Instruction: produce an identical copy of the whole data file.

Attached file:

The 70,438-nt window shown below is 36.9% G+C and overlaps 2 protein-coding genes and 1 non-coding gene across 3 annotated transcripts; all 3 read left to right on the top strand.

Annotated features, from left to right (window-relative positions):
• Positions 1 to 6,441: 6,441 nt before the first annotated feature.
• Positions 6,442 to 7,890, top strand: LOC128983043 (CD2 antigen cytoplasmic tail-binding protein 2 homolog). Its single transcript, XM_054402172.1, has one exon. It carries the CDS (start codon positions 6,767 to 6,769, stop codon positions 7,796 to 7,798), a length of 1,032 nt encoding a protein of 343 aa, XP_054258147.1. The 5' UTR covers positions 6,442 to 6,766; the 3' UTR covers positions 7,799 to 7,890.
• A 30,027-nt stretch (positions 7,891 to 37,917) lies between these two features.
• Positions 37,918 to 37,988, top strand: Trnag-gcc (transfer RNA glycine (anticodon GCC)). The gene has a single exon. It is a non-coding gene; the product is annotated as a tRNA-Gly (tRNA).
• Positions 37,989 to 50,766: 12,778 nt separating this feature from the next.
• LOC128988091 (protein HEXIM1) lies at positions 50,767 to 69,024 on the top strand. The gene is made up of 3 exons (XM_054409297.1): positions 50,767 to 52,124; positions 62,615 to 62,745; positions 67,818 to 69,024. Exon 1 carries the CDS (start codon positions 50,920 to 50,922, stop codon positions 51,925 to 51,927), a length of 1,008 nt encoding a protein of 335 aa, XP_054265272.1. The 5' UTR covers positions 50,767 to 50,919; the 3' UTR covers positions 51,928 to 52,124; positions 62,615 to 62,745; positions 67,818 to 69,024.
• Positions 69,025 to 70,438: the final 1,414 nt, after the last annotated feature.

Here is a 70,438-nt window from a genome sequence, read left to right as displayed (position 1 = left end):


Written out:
The 70,438-nt window shown below is 36.9% G+C and overlaps 2 protein-coding genes and 1 non-coding gene across 3 annotated transcripts; all 3 read left to right on the top strand.

Annotated features, from left to right (window-relative positions):
• Positions 1 to 6,441: 6,441 nt before the first annotated feature.
• Positions 6,442 to 7,890, top strand: LOC128983043 (CD2 antigen cytoplasmic tail-binding protein 2 homolog). Its single transcript, XM_054402172.1, has one exon. It carries the CDS (start codon positions 6,767 to 6,769, stop codon positions 7,796 to 7,798), a length of 1,032 nt encoding a protein of 343 aa, XP_054258147.1. The 5' UTR covers positions 6,442 to 6,766; the 3' UTR covers positions 7,799 to 7,890.
• A 30,027-nt stretch (positions 7,891 to 37,917) lies between these two features.
• Positions 37,918 to 37,988, top strand: Trnag-gcc (transfer RNA glycine (anticodon GCC)). The gene has a single exon. It is a non-coding gene; the product is annotated as a tRNA-Gly (tRNA).
• Positions 37,989 to 50,766: 12,778 nt separating this feature from the next.
• LOC128988091 (protein HEXIM1) lies at positions 50,767 to 69,024 on the top strand. The gene is made up of 3 exons (XM_054409297.1): positions 50,767 to 52,124; positions 62,615 to 62,745; positions 67,818 to 69,024. Exon 1 carries the CDS (start codon positions 50,920 to 50,922, stop codon positions 51,925 to 51,927), a length of 1,008 nt encoding a protein of 335 aa, XP_054265272.1. The 5' UTR covers positions 50,767 to 50,919; the 3' UTR covers positions 51,928 to 52,124; positions 62,615 to 62,745; positions 67,818 to 69,024.
• Positions 69,025 to 70,438: the final 1,414 nt, after the last annotated feature.

Here is a 70,438-nt window from a genome sequence, read left to right as displayed (position 1 = left end):